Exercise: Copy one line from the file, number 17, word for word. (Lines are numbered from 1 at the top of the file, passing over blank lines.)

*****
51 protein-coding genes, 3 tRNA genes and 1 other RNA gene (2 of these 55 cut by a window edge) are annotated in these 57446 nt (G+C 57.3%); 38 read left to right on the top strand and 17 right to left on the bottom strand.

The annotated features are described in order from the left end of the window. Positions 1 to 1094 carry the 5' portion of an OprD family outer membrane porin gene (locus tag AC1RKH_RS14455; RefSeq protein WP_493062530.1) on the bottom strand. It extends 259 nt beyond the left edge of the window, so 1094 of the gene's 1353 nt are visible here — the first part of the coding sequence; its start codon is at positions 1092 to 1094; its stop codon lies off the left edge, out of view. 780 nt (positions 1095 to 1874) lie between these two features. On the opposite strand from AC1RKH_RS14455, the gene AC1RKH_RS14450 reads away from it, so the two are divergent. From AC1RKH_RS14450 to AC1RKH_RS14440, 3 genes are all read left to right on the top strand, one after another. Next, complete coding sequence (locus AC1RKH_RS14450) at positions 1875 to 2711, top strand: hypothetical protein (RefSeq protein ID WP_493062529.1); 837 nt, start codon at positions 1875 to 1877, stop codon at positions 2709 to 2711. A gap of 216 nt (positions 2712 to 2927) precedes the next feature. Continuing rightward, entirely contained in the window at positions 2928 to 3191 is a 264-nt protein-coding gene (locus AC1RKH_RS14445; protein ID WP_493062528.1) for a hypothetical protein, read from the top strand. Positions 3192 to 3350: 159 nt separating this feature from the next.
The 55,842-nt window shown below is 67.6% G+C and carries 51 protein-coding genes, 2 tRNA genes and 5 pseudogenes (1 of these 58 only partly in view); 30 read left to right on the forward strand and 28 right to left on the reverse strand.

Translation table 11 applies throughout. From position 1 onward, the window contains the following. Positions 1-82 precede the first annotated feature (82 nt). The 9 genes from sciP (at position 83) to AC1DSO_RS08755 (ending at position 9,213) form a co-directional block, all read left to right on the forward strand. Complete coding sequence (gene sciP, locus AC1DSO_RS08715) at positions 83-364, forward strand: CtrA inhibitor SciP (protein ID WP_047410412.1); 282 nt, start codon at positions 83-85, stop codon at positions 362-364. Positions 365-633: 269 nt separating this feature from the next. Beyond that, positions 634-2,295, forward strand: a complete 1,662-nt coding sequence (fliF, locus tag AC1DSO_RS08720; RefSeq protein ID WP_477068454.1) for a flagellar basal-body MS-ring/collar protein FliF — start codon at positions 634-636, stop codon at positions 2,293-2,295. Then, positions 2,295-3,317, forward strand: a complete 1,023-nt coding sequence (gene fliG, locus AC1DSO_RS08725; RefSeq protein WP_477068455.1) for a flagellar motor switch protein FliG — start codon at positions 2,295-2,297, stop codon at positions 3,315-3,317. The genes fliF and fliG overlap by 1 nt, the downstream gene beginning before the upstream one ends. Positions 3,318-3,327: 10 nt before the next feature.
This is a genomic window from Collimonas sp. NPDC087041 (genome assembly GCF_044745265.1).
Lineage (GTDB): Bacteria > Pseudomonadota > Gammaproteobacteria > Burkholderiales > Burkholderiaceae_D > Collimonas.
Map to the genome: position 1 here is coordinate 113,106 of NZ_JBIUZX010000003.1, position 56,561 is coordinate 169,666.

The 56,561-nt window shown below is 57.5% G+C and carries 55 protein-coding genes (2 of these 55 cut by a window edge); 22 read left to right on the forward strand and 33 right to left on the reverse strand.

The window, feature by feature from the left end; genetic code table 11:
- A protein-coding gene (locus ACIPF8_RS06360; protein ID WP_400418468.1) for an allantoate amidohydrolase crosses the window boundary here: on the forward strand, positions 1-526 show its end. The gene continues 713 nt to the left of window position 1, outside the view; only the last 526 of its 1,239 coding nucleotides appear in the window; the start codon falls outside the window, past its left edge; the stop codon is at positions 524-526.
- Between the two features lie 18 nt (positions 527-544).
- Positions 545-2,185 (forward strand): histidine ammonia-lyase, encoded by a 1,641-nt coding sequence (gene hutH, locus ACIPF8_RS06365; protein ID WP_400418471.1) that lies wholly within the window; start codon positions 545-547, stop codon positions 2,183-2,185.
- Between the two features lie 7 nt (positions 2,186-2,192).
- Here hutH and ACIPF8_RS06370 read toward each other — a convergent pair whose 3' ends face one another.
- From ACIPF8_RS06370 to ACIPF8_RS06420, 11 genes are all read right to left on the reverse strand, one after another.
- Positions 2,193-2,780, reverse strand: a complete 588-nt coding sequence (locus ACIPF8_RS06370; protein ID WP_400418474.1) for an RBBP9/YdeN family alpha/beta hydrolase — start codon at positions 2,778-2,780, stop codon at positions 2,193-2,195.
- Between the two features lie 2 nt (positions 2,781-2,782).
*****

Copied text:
- Between the two features lie 2 nt (positions 2,781-2,782).